[SOLVED] Is there a speed difference between call gates and trap gates?

Issue

I understand the difference between call gates and trap gates. I am wondering if anyone knows of a significant difference in speed between the two gates.

Also is there a difference in speed if you leave the DwordCount field as 0 (meaning no parameters are copied from the outer stack to the inner stack)?

Solution

In general; call gates access the GDT only, while trap gates access the IDT and then the GDT. This makes interrupt trap gates "likely slower in practice regardless of CPU" due to worse locality (higher chance of TLB misses and cache misses). Note that this is relatively important as these are typically used for kernel APIs, where you can assume the CPU spent enough time in user-space to cause all of kernel’s stuff to become "not recently used" and evicted from caches/TLBs.

For specific speeds, ages ago I benchmarked both in a loop (with everything cached) on a Pentium 4 and found the trap gate was slower than "call gate with no parameters" by about 15%, but don’t remember the exact costs in cycles. I haven’t tested any other micro-arches.

I would also expect that using parameters will increase the cost of call gates (due to the cost of copying from one stack to another) and may make it slower than a trap gate.

However, an "int n" software interrupt is 2 bytes of code while the instruction to use a call gate (a far call) is much larger (7 bytes?), partly due to an offset that isn’t even used. Raw execution speed is not the only thing that impacts performance – things like loading a program from disk, dynamic linking, instruction cache footprint, etc also matter. With this in mind the fastest strategy is likely to support both, and use software interrupts in rarely used code ("executed once" initialization code, error handling) and call gates in frequently executed code.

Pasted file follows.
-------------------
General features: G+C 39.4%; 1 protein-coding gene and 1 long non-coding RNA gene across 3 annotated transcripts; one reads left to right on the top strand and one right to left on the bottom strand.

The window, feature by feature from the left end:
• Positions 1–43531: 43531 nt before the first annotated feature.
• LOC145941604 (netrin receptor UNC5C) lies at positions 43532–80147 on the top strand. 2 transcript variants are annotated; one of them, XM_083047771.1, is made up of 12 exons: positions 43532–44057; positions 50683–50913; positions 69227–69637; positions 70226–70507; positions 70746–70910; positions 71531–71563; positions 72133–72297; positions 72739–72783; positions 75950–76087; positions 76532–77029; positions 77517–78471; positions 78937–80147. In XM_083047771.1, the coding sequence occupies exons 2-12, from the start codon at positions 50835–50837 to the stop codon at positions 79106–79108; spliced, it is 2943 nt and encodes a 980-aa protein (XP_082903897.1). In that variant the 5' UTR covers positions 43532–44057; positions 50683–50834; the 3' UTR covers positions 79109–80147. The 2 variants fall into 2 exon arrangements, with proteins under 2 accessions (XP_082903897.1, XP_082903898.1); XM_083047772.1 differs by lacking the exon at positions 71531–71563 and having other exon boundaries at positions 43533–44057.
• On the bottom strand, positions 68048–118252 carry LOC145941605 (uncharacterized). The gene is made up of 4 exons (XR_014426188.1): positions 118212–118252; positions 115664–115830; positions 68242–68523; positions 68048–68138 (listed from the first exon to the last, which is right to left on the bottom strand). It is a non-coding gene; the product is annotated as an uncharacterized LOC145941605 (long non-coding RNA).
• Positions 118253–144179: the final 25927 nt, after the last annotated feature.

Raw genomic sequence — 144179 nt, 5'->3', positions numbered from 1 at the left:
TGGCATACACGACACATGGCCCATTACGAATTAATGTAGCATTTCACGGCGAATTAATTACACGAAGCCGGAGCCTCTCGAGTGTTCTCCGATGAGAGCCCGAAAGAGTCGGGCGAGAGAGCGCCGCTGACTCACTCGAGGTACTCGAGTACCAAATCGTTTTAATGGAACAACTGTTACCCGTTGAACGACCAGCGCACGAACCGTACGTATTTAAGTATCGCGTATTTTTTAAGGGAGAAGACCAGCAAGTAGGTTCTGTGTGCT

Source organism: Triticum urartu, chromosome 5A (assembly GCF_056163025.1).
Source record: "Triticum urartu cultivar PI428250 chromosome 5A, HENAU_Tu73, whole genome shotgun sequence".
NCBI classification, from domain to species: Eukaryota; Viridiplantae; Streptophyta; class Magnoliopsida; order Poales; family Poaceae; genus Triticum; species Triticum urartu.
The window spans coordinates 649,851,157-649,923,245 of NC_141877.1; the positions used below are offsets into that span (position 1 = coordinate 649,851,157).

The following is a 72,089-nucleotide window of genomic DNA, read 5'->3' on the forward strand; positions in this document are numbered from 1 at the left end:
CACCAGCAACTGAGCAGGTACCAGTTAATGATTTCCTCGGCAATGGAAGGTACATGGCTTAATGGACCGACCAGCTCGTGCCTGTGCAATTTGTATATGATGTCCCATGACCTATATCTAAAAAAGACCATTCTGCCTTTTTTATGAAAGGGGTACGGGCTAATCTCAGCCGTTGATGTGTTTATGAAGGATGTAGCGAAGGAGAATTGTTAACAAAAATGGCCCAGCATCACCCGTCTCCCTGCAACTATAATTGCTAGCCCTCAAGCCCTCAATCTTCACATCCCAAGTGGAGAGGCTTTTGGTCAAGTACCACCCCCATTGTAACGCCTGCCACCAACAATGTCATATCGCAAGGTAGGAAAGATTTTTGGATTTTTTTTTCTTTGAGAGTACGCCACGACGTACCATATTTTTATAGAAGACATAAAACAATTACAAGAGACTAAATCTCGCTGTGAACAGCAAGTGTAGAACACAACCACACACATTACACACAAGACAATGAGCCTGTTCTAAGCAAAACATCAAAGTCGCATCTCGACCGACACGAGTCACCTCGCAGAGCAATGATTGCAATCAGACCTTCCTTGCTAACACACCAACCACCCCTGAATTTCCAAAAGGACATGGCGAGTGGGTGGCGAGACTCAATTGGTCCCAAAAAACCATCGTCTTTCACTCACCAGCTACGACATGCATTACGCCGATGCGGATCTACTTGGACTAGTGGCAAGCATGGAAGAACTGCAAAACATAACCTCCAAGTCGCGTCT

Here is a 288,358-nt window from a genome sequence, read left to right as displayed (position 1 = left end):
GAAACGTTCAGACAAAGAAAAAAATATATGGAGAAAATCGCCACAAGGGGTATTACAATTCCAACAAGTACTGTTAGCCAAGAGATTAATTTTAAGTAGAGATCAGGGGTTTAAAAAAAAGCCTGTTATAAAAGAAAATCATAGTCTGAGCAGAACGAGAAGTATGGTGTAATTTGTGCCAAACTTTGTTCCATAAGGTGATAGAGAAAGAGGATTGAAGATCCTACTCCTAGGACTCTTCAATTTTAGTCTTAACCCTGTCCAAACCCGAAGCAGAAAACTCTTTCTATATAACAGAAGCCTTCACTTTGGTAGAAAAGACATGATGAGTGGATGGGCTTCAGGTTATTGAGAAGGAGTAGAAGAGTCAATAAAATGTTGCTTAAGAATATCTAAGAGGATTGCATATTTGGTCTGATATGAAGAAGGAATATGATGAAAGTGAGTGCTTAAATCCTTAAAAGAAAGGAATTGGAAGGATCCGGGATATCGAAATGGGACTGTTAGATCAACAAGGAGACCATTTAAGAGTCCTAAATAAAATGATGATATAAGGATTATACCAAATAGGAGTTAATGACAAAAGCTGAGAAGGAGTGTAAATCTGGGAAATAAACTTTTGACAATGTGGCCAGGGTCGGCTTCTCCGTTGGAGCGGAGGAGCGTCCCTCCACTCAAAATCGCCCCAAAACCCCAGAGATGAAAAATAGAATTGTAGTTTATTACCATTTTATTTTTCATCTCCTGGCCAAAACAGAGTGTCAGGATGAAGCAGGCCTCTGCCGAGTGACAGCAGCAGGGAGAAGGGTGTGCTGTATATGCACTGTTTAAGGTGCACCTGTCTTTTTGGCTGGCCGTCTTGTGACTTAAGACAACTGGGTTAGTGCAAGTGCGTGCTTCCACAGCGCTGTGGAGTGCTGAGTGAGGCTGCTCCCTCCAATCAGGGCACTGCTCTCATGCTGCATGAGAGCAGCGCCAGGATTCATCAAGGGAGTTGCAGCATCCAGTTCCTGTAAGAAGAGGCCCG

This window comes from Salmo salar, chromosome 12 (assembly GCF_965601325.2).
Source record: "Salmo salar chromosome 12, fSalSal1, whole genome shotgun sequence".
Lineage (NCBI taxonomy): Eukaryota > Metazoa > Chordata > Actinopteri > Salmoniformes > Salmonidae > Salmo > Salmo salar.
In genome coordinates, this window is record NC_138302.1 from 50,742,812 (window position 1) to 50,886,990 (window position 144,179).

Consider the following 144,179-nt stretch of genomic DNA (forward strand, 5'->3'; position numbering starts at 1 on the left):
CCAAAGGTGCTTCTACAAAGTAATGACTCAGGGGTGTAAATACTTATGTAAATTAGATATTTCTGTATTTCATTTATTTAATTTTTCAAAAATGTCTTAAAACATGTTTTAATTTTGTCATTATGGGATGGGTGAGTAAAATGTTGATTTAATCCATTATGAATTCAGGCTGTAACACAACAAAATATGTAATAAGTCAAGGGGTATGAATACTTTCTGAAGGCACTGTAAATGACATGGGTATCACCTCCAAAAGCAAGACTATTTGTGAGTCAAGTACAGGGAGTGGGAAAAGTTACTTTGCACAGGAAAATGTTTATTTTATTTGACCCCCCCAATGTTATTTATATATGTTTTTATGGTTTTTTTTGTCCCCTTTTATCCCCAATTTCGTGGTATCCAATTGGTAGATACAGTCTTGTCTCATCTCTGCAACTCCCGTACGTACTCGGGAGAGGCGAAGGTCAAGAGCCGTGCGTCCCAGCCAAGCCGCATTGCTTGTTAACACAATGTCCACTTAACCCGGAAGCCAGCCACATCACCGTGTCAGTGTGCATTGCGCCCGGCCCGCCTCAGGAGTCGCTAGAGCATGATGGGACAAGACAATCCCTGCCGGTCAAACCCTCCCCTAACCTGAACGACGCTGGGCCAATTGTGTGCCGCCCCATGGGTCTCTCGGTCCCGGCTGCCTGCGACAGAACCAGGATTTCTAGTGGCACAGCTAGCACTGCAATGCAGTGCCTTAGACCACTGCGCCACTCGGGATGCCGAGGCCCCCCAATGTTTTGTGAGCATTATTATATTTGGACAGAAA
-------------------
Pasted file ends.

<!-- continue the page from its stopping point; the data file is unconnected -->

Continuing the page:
Note that typically (for kernel APIs) a function number is placed in a register (EAX) by the caller; and the call gate handler or trap handler does some preliminary work (setting up calling conventions, etc) and then does a "call [table + eax*4]" to transfer control to the requested function (or a "invalid function number" function). This means that (assuming parameters are passed in registers) it’s trivial for a kernel to support both (and use the same table of function pointers for both). Further; this same strategy can be extended to support SYSCALL and SYSENTER, which are faster (if supported by the CPU) and can be emulated in the invalid opcode exception handler (if not supported by the CPU).

Finally; for kernel APIs, the absolute fastest way is to get rid of that "call [table + eax*4]" (which is likely to cause TLB and cache misses, and branch mispredictions) by having a call gate (or trap) for each specific function. This can’t work for SYSCALL or SYSENTER; and for traps it’s limited by the number of usable IDT entries; so it really only makes sense for call gates.

Answered By – Brendan

Answer Checked By – Gilberto Lyons (BugsFixing Admin)

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